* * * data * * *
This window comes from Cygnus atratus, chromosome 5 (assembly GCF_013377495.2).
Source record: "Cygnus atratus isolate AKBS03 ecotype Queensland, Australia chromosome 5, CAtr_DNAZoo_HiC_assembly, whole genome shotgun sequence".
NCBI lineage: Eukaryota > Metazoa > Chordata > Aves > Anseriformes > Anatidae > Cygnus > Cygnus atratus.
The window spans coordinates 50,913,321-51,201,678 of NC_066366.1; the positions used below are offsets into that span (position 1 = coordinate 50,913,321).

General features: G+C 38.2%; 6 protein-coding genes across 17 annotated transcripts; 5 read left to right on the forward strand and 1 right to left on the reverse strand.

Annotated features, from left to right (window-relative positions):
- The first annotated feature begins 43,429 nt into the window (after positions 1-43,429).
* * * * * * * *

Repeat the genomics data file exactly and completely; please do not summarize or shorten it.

This window comes from Cygnus atratus, chromosome 5 (assembly GCF_013377495.2).
Source record: "Cygnus atratus isolate AKBS03 ecotype Queensland, Australia chromosome 5, CAtr_DNAZoo_HiC_assembly, whole genome shotgun sequence".
NCBI lineage: Eukaryota > Metazoa > Chordata > Aves > Anseriformes > Anatidae > Cygnus > Cygnus atratus.
The window spans coordinates 50,913,321-51,201,678 of NC_066366.1; the positions used below are offsets into that span (position 1 = coordinate 50,913,321).

General features: G+C 38.2%; 6 protein-coding genes across 17 annotated transcripts; 5 read left to right on the forward strand and 1 right to left on the reverse strand.

Annotated features, from left to right (window-relative positions):
- The first annotated feature begins 43,429 nt into the window (after positions 1-43,429).